Arabica vs. Robusta: Understanding the Two Main Coffee Species

Arabica vs Robusta
*click image above to learn more about Arabica vs Robusta beans

While many coffee aficionados have surely come across terms like "Arabica" and "Robusta" on their coffee packaging, not everyone knows the distinct differences between these two primary species.

Arabica (Coffea arabica):

This species accounts for roughly 70% of the world's coffee production [11]. Known for its sweet, soft taste and higher acidity, often associated with notes of sugar, fruit, berries, and other favorable attributes. Arabica beans are generally considered superior in flavor quality. Their higher acidity frequently gives the coffee a wine-like taste, accompanied by an aroma of fresh fruits. From a botanical perspective, Arabica plants have a higher density of chromosomes, making them more complex in their genetic makeup. However, they require very specific growing conditions, including cooler temperatures and higher elevations. This makes them more susceptible to pests and diseases.

  • The Honeybee’s Role: Interestingly, Arabica coffee plants are the only self-pollinating species of coffee plant. They are also more fragrant, which can attract a variety of pollinators, including honeybees. However, even in self-pollinating plants, external agents can still enhance the reproductive process. When honeybees visit Arabica flowers, they may still facilitate an increase in coffee fruit harvest, leading to more genetic diversity and potentially increasing the plant's resilience against diseases and pests in the long run.

Robusta (Coffea canephora):

Accounting for the remaining 30% chunk of global coffee production, Robusta beans are typically used in instant coffees and espresso blends and are often described as having a stronger, more bitter taste compared to Arabica beans, with a grain-like overtone and nutty aftertaste. They contain more caffeine, which, while being a natural insect repellent, contributes to the coffee’s bitter flavor. Robusta plants are hardier and can withstand warmer temperatures and low altitudes. Moreover, they're less susceptible to pests and diseases than their Arabica counterparts.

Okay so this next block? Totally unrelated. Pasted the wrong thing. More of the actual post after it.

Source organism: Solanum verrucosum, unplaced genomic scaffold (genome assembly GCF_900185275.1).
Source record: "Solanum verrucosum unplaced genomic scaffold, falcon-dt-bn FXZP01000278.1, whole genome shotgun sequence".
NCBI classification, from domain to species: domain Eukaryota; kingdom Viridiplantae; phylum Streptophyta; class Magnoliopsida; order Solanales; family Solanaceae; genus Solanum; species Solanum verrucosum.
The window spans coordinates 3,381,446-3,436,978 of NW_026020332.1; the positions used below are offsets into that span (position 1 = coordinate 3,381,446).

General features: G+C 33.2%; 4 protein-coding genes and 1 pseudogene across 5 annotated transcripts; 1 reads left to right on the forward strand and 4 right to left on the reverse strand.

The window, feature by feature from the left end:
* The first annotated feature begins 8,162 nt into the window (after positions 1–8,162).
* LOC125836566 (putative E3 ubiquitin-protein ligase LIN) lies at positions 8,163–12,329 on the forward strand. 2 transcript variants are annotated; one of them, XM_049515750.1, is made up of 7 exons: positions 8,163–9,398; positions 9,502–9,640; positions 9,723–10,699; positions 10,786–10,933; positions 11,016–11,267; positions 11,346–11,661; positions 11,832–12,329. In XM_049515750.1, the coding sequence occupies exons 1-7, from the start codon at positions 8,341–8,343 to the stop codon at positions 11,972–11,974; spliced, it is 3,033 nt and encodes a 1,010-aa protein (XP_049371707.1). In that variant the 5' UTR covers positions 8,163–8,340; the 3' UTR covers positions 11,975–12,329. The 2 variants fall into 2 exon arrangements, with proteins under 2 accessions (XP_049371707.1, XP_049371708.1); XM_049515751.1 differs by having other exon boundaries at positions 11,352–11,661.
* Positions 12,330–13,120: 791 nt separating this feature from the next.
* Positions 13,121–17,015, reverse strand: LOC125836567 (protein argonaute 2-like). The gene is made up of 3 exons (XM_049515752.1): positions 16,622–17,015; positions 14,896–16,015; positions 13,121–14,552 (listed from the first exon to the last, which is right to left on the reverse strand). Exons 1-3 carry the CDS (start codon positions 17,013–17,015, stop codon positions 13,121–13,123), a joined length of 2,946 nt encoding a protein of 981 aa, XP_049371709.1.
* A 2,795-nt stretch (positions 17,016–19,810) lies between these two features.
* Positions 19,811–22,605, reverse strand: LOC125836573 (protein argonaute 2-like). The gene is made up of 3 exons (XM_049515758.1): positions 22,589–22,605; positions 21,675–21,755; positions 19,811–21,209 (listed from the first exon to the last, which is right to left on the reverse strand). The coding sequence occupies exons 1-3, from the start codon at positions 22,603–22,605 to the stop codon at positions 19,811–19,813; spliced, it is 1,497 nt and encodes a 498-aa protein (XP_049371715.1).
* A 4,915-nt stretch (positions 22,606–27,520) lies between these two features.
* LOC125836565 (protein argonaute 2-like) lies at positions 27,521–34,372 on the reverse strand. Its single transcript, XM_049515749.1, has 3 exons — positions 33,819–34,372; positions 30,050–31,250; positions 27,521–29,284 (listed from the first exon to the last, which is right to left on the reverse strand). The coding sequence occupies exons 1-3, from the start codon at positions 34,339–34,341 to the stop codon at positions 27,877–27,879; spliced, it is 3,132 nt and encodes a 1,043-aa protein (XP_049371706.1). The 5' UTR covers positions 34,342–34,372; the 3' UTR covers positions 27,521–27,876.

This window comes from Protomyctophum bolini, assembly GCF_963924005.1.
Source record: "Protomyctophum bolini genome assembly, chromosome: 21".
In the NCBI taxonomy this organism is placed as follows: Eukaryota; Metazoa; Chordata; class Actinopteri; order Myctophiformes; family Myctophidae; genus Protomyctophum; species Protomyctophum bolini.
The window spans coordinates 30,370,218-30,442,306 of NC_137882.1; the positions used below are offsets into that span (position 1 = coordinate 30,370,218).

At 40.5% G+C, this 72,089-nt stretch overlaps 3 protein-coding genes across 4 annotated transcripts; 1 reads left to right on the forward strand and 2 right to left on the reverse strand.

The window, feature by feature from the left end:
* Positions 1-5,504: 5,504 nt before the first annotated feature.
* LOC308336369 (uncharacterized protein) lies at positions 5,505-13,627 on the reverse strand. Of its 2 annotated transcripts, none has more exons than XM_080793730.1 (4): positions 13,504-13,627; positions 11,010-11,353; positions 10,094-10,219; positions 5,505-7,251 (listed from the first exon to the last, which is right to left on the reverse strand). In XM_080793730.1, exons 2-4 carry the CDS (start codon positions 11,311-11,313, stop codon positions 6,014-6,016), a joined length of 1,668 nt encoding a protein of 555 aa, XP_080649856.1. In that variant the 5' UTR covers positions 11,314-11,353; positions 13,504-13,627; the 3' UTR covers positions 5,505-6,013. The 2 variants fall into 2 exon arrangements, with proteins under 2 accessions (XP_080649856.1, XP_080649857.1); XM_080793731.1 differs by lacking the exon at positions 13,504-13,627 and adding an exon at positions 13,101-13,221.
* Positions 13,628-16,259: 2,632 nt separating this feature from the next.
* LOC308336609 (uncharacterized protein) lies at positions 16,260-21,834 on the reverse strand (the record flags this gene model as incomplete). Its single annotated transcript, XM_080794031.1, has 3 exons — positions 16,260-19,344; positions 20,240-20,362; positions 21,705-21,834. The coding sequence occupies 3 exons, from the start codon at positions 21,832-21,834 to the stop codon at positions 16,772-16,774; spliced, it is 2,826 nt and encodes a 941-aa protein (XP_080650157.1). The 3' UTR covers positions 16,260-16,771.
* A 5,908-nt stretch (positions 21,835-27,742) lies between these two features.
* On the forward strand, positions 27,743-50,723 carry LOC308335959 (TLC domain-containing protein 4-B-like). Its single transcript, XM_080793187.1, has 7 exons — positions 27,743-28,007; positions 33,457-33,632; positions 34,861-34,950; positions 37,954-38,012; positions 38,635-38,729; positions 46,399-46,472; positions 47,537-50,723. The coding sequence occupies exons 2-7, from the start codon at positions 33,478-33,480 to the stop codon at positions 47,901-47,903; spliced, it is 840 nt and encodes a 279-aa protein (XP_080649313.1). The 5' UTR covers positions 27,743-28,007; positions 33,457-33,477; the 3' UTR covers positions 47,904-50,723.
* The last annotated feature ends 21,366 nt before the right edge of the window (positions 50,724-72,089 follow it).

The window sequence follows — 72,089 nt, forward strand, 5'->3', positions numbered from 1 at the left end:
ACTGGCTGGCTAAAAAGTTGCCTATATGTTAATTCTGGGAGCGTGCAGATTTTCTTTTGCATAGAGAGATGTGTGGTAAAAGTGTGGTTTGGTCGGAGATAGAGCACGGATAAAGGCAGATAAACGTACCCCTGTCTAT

• The Honeybee’s Role: Unlike Arabica, Robusta coffee plants are self-sterile, or cross-pollinators, and need bees, wind, and other insects to reproduce. Honeybees can ensure these plants have a higher fruit yield and aid in cross-pollination with other coffee plants in the vicinity, leading to a much richer genetic pool and fruit yield.

Understanding the nuances between these two coffee species, and appreciating the role honeybees play, can enhance our respect for that morning brew and the intricate processes that bring it to our mugs. Honeybees don’t just make honey; they contribute to a vast array of beneficial processes including coffee pollination and coffee cherry yields.

What Vital Role do Honeybees Play in Coffee Production?

Honeybee pollinating coffee plant

As mentioned above, honeybees go far beyond honey production. They are nature's most efficient pollinators, playing a crucial role in ensuring coffee cherries mature [3]. With current environmental threats like deforestation and climate change, these pollinators are at risk, which could, in turn, disrupt our coffee supply [13]. This is without even mentioning their countless other contributions to a healthy global ecosystem.

It's essential to highlight here that while coffee can be wind-pollinated, the presence of bees significantly improves the yield and quality. Recent studies have shown that coffee plants visited by bees can see a yield improvement of up to 40-50% [21]. This is because honeybees not only help with pollination, but also enhance the genetic diversity of the crops, leading to robust plants.

The Symbiotic Dance